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U.S. FTC tried to prevent EU from approving Microsoft’s Activision Blizzard acquisition deal

The U.S. Federal Trade Commission (FTC) filed a lawsuit last December against Microsoft for its acquisition of Activision Blizzard, partly to get ahead of the European Commission and dissuade them from accepting Microsoft’s compromise to approve the deal, several people familiar with the matter reportedly said today.

One of the people familiar with the matter said that officials from the U.S. and EU held a phone call last December to discuss their respective investigations into Microsoft’s $69 billion (currently about 467.82 billion yuan) acquisition of Activision Blizzard. The FTC filed a lawsuit against the deal on Dec. 8, just hours after that call.

During the call, EU officials said they planned to open negotiations with Microsoft about potential remedies, the person familiar with the matter said. But that EU decision prompted the FTC to file suit against Microsoft the same day as the call, sending a strong signal to EU Competition Commissioner Margrethe Vestager and her staff (not to approve the deal lightly). Although technically speaking, the FTC will not consider the investigated company’s remedial proposals until late in the process.

EU and UK officials are not expected to make a decision on whether to approve the deal until April. And U.S. officials typically delay announcements until close to the deadline to try to work out a global solution. As a result, the FTC is not expected to make a decision until the spring, people familiar with the matter said.

By acting quickly, the FTC will be able to get ahead of the Europeans and try to shape the story (set the tone for the deal), said Barry Nigro, a former top official at the U.S. Department of Justice and head of the antitrust practice at law firm Fry Frank Harris Shriver & Jacobson LLP.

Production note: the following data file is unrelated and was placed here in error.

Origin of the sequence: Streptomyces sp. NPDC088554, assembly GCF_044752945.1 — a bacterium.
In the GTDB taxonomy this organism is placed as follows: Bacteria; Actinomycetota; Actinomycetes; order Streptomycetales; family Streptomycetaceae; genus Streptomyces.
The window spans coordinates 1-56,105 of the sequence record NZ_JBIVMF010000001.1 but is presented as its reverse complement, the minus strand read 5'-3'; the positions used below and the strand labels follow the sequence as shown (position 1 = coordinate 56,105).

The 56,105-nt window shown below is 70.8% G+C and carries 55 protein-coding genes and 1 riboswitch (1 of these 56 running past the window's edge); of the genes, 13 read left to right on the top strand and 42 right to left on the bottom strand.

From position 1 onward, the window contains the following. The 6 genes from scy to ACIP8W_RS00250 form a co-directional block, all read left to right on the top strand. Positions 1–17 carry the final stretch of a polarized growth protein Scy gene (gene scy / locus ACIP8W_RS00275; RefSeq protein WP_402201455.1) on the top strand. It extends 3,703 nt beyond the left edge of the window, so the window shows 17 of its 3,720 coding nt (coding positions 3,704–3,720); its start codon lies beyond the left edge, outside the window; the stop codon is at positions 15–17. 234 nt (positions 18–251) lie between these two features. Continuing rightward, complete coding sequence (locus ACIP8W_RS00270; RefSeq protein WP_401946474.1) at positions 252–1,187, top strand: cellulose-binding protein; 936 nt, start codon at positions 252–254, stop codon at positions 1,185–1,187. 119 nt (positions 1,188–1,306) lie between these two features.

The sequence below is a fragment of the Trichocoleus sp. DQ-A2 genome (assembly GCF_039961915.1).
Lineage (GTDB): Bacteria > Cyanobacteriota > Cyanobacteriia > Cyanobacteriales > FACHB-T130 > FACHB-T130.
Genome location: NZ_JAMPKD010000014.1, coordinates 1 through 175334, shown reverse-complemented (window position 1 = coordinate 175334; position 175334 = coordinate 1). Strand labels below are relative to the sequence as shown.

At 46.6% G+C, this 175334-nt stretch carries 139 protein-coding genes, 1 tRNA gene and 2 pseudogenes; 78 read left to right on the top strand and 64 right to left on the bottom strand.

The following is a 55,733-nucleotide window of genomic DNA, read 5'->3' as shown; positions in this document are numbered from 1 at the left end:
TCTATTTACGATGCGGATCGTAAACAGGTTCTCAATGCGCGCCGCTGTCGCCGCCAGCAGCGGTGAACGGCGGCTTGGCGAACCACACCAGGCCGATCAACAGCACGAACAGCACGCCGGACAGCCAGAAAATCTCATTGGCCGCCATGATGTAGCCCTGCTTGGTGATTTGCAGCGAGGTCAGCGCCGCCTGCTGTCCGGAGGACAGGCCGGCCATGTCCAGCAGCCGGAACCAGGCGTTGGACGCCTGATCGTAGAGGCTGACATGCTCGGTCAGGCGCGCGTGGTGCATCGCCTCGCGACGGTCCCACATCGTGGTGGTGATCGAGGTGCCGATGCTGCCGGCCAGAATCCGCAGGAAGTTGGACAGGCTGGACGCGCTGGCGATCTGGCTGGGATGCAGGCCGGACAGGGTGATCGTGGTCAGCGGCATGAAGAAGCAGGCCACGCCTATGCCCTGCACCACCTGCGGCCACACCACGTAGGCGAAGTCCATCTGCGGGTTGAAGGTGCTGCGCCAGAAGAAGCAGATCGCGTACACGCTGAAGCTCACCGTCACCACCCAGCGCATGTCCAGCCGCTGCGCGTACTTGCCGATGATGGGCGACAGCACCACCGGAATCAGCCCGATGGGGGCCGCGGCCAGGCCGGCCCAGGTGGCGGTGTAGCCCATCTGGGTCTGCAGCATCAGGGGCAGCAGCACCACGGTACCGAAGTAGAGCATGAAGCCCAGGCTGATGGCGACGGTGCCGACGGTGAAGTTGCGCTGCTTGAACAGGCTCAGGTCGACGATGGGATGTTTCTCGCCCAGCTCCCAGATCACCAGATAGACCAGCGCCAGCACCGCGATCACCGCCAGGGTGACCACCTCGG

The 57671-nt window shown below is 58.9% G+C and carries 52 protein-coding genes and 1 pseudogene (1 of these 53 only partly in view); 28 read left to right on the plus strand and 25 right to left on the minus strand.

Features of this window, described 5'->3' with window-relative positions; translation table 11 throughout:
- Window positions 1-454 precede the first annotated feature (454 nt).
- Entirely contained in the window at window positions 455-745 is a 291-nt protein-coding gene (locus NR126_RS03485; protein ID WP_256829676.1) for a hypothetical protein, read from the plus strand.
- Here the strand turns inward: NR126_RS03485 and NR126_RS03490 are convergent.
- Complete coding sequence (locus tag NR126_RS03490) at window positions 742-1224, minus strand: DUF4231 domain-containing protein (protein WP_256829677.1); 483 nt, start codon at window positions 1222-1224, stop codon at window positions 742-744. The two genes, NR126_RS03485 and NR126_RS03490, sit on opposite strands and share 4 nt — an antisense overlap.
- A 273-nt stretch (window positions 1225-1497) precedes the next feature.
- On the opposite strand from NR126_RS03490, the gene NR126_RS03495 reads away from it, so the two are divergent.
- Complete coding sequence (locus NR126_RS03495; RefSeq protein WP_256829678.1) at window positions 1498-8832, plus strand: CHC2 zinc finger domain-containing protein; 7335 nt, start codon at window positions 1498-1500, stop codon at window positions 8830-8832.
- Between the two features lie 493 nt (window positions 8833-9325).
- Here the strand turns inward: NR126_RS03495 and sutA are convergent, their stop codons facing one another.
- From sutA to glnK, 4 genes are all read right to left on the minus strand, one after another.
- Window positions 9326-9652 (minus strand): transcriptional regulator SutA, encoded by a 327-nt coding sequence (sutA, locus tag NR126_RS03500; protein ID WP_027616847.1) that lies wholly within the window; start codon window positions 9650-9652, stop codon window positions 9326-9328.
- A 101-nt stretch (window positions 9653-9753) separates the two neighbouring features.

Microsoft’s acquisition of Activision Blizzard requires approval from 16 jurisdictions, with the FTC, the U.K.’s Competition and Markets Authority (CMA) and the European Commission being the biggest hurdles. These three international bodies have been in close contact since the deal was announced in January 2022.

The European Commission is conducting an in-depth investigation into the transaction and is scheduled to make a decision by April 11. The European Commission is expected to issue a so-called “Statement of Objections” in the near future, setting out the reasons that could block the deal if no remedy is available. Of course, “dissenting statements” are commonplace in large transactions and do not necessarily indicate an imminent rejection of the deal.

U.K. regulators are also reviewing the deal and plan to issue a preliminary decision later this month or early February, with a final decision to be announced April 26.

And Microsoft plans to propose a global remedy to the EU to ensure that Sony’s PlayStation will continue to use the popular Call of Duty game for the next 10 years. But so far, Sony has not accepted this guarantee from Microsoft.

In addition, Microsoft has struck a deal to make the game available to Nintendo and allow Valve’s PC gaming platform STeam to sell the game. If EU officials accept these remedies, which apply globally, it could weaken U.S. or U.K. investigations into the deal.

Previously, the EU has had a history of going against the grain of U.S. and U.K. regulators. In February, the European Commission accepted a settlement agreement approving the merger of two Finnish shipping equipment giants. But a month later, both the U.K. and the U.S. said they would block the deal, leading the companies to eventually abandon the merger.

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